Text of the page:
On occasion, the most striking evidence of power and influence is the invisibility of its source. Since the early twentieth century, a number of foundations have been set up in the United States by the wealthy — the Ford, Rockefeller, Carnegie, and Bill Gates foundations are prominent examples. A new study by American political scientist Joan Roelofs (Foundations and Public Policy: The Mask of Pluralism, State University of New York Press, 2003) provides an outline of the US foundations' activities, and an analysis of their role.
This process is attempted not only at the national level but at the international level as well. Zbigniew Brzezinski, a former US National Security Adviser and still a preeminent figure in the US national security establishment, has himself claimed the following:
"Cultural domination has been an underappreciated facet of American global power.... As the imitation of American ways gradually pervades the world, it creates a more congenial setting for the exercise of the indirect and seemingly consensual American hegemony. And as in the case of the domestic American system, that hegemony involves a complex structure of interlocking institutions and procedures, designed to generate consensus and obscure asymmetries in power and influence." (emphases added) ...
I thought it was weird back in the 1970s that the National Security Advisors were usually foreign-born, but, then again, I'd rather have Zbiggy and Dr. K. on my side than on the other side.
'Identity politics': Ideologies are promoted that counter the concept of unity among the toiling and oppressed. In the late 1960s the US ruling classes were disturbed by signs of unity among anti-establishment organisations of various oppressed sections (for example, the Black Berets, a militant Chicano group in New Mexico, began meeting with Black Panthers, the Young Lords and the American Indian Movement and expressing solidarity with Cuba). Thus began the foundation-supported emergence of the distinct 'identity politics' of each socially oppressed section.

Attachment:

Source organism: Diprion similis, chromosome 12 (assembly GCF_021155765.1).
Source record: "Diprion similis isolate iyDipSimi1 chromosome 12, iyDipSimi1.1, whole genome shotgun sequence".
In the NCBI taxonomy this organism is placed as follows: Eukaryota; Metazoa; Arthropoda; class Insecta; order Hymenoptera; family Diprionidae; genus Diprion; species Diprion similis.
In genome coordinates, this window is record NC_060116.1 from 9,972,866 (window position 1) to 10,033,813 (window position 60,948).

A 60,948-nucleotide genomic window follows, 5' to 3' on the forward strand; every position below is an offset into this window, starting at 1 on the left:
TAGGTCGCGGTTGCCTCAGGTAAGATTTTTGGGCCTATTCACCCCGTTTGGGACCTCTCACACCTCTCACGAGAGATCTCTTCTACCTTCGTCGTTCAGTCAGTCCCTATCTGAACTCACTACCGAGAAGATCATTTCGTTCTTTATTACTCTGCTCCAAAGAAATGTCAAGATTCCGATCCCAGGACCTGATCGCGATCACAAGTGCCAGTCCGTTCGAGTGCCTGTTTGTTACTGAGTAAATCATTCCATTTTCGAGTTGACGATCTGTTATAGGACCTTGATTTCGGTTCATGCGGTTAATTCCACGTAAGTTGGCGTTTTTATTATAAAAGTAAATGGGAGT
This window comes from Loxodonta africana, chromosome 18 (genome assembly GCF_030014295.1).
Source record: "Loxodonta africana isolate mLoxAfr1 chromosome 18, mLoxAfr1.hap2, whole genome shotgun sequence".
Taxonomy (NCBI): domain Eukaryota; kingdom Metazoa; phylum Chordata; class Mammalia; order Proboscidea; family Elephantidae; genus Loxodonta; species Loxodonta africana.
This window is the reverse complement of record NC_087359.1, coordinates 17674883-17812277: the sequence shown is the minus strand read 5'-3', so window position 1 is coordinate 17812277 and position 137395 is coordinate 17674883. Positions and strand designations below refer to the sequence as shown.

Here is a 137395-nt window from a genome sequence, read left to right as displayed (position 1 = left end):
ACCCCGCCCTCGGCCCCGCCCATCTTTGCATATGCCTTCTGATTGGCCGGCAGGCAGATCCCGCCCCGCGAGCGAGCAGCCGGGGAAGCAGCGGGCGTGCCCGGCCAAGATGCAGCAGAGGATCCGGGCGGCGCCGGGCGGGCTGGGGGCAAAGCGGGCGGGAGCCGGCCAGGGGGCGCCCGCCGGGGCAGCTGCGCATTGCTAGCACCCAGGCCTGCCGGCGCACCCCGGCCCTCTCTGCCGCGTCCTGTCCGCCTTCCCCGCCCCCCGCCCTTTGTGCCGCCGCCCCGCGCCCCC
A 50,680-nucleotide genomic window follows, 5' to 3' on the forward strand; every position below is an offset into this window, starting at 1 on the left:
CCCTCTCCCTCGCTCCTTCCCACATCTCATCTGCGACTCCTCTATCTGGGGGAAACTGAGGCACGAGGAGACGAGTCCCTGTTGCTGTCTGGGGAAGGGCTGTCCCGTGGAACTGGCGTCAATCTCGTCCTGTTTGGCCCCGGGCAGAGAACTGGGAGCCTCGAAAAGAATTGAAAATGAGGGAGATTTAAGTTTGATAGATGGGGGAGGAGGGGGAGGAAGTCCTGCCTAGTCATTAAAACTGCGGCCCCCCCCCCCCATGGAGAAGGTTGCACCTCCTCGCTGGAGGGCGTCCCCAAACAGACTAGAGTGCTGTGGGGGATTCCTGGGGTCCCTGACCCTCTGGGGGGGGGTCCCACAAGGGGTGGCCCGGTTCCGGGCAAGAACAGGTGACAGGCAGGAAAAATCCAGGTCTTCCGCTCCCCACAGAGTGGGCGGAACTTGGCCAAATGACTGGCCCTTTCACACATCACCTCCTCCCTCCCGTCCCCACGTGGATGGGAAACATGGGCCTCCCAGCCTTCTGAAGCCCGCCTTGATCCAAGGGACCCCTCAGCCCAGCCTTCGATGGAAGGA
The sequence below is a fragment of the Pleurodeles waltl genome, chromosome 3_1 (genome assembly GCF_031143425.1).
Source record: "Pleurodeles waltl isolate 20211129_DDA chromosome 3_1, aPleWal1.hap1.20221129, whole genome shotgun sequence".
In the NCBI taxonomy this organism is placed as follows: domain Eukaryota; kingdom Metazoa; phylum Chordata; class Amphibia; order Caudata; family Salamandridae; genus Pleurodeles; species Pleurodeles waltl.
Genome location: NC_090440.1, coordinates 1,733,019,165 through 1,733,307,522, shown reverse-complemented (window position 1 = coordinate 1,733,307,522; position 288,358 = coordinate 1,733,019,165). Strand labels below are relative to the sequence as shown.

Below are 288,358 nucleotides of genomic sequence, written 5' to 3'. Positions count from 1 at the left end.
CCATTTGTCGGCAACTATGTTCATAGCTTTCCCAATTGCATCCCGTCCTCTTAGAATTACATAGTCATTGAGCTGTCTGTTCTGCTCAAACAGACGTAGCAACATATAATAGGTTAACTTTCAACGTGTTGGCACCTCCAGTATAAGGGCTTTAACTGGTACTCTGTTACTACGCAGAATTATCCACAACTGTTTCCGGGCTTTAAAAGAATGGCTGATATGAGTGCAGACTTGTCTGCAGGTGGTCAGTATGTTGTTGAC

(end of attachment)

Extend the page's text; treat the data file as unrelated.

Okay, but, seriously, who really believes the over-grown juvenile delinquents of the Black Berets, Black Panthers, Young Lords, and American Indian Movement could have organized their way out of a paper bag? Look at Angela Davis's prison boyfriend's Black Guerilla Family, now best known for the philoprogenitive Tavon White.
Beginning with early 1970s Ford began to fund women's studies too, a major area for it today.
... Beyond the splintering effect, foundation initiatives helped transform radical movements into professional-led scholarly or bureaucratic organizations. ...
Affirmative action was originally conceived of largely as a Danegeld to be paid to the smarter blacks to keep the dumber blacks from burning down their slums again. Did it work? Maybe ...
In 1969, McGeorge Bundy, then president of Ford Foundation, was asked by a congressional hearing on foundations why Ford supported 'radical' organizations. He replied:
"There is a very important proposition here that for institutions and organizations which are young and which are not fully shaped as to their direction it can make a great deal of difference as to the degree and way in which they develop if and when they have a responsible and constructive proposal they can find support for it. If they cannot find such support, those within the organization who may be tempted to move in paths of disruption, discord and even violence, may be confirmed in their view that American society doesn't care about their needs. On the other hand, if they do have a good project constructively put forward, and they run it responsibly and they get help for it and it works, then those who feel that kind of activity makes sense may be encouraged."
A more realistic perspective would be that in the late 1960s, both the Establishment center-left, as represented by the Ford Foundation, and the radical left (e.g., David Horowitz helping out the Black Panthers), saw their projects founder on the low human capital of the lumpenprole minority organizations they became fixated upon in their boredom and/or distaste for advancing the interests of the white working class. Tom Wolfe's Mau-Mauing the Flak Catchers documents the comic results of Establishment do-gooderism in the San Francisco black slums.